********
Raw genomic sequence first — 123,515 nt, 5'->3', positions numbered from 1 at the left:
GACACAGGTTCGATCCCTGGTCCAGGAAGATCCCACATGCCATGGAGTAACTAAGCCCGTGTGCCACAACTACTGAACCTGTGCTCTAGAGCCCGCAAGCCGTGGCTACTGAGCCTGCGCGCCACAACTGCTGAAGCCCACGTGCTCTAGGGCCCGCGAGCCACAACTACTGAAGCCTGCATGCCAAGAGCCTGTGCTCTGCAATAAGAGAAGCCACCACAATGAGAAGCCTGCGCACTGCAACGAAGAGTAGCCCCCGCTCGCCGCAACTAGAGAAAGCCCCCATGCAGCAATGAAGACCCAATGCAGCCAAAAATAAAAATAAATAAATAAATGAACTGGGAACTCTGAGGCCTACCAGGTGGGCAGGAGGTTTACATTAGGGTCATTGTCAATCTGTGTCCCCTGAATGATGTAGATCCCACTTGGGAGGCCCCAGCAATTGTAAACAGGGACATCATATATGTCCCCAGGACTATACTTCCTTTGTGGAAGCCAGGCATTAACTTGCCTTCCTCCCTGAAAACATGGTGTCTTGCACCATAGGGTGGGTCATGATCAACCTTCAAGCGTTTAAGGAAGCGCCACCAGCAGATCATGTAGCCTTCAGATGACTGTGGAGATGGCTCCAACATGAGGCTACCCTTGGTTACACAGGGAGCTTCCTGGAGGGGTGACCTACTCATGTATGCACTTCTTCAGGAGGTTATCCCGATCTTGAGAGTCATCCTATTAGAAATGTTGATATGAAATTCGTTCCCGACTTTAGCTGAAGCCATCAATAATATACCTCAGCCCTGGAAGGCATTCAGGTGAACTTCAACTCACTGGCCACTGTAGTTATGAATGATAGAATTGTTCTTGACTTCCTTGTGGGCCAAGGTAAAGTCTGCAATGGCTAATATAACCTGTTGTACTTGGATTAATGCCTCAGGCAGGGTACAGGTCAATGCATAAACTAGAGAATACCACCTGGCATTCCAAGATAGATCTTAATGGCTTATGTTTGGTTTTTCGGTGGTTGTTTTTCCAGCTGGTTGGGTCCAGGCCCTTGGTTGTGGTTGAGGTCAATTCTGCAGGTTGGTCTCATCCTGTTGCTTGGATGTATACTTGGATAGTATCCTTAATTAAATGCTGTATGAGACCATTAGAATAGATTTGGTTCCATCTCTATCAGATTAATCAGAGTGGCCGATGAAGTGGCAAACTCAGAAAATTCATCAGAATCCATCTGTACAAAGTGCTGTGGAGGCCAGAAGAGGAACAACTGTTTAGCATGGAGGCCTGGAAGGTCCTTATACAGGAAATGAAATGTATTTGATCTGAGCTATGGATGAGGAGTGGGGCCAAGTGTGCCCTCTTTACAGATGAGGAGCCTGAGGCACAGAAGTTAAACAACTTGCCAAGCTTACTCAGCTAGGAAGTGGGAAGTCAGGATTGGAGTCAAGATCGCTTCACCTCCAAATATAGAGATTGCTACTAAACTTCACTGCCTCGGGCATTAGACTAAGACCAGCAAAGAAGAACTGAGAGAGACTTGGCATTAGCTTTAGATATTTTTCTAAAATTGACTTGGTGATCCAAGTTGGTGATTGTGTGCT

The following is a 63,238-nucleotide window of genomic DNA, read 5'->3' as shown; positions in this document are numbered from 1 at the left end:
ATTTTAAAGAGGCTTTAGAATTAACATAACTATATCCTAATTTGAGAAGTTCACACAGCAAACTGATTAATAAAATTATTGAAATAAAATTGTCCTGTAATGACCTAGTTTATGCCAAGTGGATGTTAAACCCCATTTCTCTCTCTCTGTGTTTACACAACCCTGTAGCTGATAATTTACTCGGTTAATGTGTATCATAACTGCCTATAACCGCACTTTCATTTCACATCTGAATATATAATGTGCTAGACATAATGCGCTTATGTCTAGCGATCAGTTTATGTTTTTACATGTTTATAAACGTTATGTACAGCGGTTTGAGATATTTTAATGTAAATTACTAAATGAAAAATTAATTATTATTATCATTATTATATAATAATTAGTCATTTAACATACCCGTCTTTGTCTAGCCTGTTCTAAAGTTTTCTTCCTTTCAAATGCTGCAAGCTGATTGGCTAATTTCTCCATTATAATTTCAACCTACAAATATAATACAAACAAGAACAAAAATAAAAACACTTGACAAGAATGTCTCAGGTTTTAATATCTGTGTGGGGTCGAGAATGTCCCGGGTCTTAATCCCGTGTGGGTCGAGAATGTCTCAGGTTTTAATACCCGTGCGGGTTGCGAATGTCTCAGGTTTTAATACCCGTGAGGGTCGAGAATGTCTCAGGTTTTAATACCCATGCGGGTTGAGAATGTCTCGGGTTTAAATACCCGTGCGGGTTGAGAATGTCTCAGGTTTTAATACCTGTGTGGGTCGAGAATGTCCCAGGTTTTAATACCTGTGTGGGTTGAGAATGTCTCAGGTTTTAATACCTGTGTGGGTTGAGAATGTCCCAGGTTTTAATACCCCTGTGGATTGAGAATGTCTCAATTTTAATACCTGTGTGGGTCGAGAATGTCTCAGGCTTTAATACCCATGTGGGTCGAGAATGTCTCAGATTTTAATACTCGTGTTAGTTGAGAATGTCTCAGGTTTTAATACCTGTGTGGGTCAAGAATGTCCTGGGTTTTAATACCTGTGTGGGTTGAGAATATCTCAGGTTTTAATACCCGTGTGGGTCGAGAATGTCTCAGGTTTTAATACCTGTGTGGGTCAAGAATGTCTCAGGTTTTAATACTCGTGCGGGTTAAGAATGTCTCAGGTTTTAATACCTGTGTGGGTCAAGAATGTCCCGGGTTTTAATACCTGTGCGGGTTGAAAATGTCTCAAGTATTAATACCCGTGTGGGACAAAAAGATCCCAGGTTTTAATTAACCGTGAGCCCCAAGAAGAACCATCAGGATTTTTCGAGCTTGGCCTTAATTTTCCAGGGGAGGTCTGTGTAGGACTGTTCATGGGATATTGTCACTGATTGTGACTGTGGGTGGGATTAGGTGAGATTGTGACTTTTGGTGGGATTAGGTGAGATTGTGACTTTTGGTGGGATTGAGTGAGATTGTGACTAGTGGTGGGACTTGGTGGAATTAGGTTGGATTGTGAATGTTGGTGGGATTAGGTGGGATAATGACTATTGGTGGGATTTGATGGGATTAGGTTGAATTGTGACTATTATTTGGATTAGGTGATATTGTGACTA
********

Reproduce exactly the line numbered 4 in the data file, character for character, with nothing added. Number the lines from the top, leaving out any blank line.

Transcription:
ATTTTAAAGAGGCTTTAGAATTAACATAACTATATCCTAATTTGAGAAGTTCACACAGCAAACTGATTAATAAAATTATTGAAATAAAATTGTCCTGTAATGACCTAGTTTATGCCAAGTGGATGTTAAACCCCATTTCTCTCTCTCTGTGTTTACACAACCCTGTAGCTGATAATTTACTCGGTTAATGTGTATCATAACTGCCTATAACCGCACTTTCATTTCACATCTGAATATATAATGTGCTAGACATAATGCGCTTATGTCTAGCGATCAGTTTATGTTTTTACATGTTTATAAACGTTATGTACAGCGGTTTGAGATATTTTAATGTAAATTACTAAATGAAAAATTAATTATTATTATCATTATTATATAATAATTAGTCATTTAACATACCCGTCTTTGTCTAGCCTGTTCTAAAGTTTTCTTCCTTTCAAATGCTGCAAGCTGATTGGCTAATTTCTCCATTATAATTTCAACCTACAAATATAATACAAACAAGAACAAAAATAAAAACACTTGACAAGAATGTCTCAGGTTTTAATATCTGTGTGGGGTCGAGAATGTCCCGGGTCTTAATCCCGTGTGGGTCGAGAATGTCTCAGGTTTTAATACCCGTGCGGGTTGCGAATGTCTCAGGTTTTAATACCCGTGAGGGTCGAGAATGTCTCAGGTTTTAATACCCATGCGGGTTGAGAATGTCTCGGGTTTAAATACCCGTGCGGGTTGAGAATGTCTCAGGTTTTAATACCTGTGTGGGTCGAGAATGTCCCAGGTTTTAATACCTGTGTGGGTTGAGAATGTCTCAGGTTTTAATACCTGTGTGGGTTGAGAATGTCCCAGGTTTTAATACCCCTGTGGATTGAGAATGTCTCAATTTTAATACCTGTGTGGGTCGAGAATGTCTCAGGCTTTAATACCCATGTGGGTCGAGAATGTCTCAGATTTTAATACTCGTGTTAGTTGAGAATGTCTCAGGTTTTAATACCTGTGTGGGTCAAGAATGTCCTGGGTTTTAATACCTGTGTGGGTTGAGAATATCTCAGGTTTTAATACCCGTGTGGGTCGAGAATGTCTCAGGTTTTAATACCTGTGTGGGTCAAGAATGTCTCAGGTTTTAATACTCGTGCGGGTTAAGAATGTCTCAGGTTTTAATACCTGTGTGGGTCAAGAATGTCCCGGGTTTTAATACCTGTGCGGGTTGAAAATGTCTCAAGTATTAATACCCGTGTGGGACAAAAAGATCCCAGGTTTTAATTAACCGTGAGCCCCAAGAAGAACCATCAGGATTTTTCGAGCTTGGCCTTAATTTTCCAGGGGAGGTCTGTGTAGGACTGTTCATGGGATATTGTCACTGATTGTGACTGTGGGTGGGATTAGGTGAGATTGTGACTTTTGGTGGGATTAGGTGAGATTGTGACTTTTGGTGGGATTGAGTGAGATTGTGACTAGTGGTGGGACTTGGTGGAATTAGGTTGGATTGTGAATGTTGGTGGGATTAGGTGGGATAATGACTATTGGTGGGATTTGATGGGATTAGGTTGAATTGTGACTATTATTTGGATTAGGTGATATTGTGACTA